P.E.I. Teachers Federation says ELSB transition creating 'stress'
The Island school system is currently undergoing a process to create what it calls a 'learning partnership'
The president of the P.E.I. Teachers Federation said members are concerned with the lack of information about the transition of the English Language School Board into the Department of Education.
Bethany MacLeod said teachers who work at the board and department level are feeling a lot of stress because no one knows where they will be working.
"It is a huge concern right now just because so many department especially and board based staff are, you know they are very stressed and there is a lot of anxiety because nobody is sure what's going on," she said.
MacLeod says the federation has been meeting with government officials and the transitions committee to stress the concerns and the need for people to know what will happen and when.
"We would just like some answers. We have members coming to us who are very concerned and a lot of stress is being caused in their lives right now," she said.
"Nobody is sure what's going on, whether they will be working in Charlottetown or Summerside or in a school or out of a school."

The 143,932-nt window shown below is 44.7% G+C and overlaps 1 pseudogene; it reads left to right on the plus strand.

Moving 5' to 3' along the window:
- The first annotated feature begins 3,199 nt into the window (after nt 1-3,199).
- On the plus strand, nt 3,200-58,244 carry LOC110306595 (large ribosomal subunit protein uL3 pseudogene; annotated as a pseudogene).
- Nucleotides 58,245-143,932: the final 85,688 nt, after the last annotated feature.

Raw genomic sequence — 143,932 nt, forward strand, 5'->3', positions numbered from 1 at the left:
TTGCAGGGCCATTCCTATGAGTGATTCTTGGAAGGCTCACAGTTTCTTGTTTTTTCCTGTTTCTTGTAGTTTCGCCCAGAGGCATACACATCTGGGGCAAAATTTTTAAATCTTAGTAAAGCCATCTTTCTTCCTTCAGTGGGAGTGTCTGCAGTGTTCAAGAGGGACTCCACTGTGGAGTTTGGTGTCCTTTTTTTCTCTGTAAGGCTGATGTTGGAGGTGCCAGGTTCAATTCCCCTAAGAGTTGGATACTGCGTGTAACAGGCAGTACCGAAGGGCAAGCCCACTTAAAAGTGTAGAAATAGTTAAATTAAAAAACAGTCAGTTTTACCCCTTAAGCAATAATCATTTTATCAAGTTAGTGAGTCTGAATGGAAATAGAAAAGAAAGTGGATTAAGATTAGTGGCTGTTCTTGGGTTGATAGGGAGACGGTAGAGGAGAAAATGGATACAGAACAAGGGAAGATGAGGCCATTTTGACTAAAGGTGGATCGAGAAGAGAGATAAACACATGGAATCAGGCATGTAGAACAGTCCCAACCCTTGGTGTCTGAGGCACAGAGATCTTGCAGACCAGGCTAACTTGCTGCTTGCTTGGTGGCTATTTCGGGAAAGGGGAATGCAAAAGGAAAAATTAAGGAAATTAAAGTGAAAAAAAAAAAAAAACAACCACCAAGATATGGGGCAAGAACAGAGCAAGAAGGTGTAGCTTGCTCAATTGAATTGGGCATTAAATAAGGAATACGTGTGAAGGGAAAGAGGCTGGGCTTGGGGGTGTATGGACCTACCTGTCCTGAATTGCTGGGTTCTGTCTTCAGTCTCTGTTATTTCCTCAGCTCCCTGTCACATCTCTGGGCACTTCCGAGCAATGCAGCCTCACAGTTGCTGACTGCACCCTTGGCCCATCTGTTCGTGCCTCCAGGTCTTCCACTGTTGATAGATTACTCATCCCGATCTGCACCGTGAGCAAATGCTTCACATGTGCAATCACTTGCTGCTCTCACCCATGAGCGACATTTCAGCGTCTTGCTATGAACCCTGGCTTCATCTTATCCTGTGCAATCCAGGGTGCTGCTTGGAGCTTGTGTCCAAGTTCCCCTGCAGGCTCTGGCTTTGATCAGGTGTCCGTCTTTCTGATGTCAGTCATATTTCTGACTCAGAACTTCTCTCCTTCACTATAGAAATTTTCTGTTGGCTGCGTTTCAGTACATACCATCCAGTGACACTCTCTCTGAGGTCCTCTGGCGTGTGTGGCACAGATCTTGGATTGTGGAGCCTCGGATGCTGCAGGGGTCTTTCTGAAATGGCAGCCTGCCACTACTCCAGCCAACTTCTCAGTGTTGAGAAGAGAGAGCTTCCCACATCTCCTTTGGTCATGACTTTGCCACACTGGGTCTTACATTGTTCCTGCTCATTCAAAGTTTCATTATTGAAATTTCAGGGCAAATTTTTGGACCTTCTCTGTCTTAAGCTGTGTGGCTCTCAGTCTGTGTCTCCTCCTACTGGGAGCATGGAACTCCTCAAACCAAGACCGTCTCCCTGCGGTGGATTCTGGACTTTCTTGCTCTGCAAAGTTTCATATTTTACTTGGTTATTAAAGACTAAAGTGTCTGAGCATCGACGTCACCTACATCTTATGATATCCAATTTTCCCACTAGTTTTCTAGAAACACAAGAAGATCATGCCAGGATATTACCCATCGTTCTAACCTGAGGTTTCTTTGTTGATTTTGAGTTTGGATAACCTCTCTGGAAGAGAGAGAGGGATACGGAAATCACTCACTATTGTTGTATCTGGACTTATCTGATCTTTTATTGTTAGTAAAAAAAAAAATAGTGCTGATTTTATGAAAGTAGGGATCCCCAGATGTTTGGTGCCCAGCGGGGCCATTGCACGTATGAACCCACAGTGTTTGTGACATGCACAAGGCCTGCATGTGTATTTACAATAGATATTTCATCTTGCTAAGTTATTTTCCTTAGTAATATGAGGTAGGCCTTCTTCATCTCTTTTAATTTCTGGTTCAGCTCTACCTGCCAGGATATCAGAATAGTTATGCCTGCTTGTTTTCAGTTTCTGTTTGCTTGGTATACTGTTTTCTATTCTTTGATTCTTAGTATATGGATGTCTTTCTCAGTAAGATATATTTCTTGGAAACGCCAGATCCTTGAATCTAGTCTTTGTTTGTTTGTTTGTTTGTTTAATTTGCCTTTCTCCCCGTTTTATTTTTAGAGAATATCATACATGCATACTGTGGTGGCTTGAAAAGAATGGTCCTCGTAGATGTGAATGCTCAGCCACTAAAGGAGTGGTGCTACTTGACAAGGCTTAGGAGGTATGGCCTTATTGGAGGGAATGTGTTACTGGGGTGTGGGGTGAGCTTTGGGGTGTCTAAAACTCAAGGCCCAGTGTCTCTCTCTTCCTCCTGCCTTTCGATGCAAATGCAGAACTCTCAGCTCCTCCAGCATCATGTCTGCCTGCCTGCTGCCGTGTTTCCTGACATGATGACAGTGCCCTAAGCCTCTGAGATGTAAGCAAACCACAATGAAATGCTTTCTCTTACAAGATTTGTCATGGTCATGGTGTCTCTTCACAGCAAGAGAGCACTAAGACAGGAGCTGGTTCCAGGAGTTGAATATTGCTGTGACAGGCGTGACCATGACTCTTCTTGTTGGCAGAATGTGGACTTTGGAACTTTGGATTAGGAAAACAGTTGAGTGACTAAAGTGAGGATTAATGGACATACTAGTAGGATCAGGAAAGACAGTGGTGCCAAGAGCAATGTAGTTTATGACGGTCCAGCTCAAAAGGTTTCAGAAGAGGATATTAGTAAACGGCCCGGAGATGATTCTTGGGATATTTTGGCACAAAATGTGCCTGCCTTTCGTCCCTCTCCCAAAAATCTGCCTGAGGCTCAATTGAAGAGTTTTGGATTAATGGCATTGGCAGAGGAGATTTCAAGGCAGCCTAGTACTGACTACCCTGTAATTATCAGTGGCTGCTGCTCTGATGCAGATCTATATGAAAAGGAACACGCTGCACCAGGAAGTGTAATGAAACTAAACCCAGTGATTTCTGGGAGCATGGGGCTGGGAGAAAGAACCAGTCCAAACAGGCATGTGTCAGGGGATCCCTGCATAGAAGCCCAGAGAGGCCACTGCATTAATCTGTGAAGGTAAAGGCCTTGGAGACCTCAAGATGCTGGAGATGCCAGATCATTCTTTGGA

'Adjust the structure'
In November, the =ELSB superintendent Cynthia Fleet said there was a need to "adjust the structure" of the education system and agreed the school board operations should be taken over by the Department of Education.
She said she would continue in her role for six to nine months and didn't know what would happen to her personally after the department took over in September 2016.
MacLeod said some principals are also worried there could be a repeat of last year, when staffing numbers weren't known until very late in the year.
"For principals to get their staffing numbers, we need to know what's going on with the board," she said.
MacLeod said the government has told them it won't let that happen again and they are meeting often to try and tackle the issue.
She said she hopes that's true and that answers will be known soon.
"It's just creating a lot of anxiety right now just because nobody really knows what's going on," she said.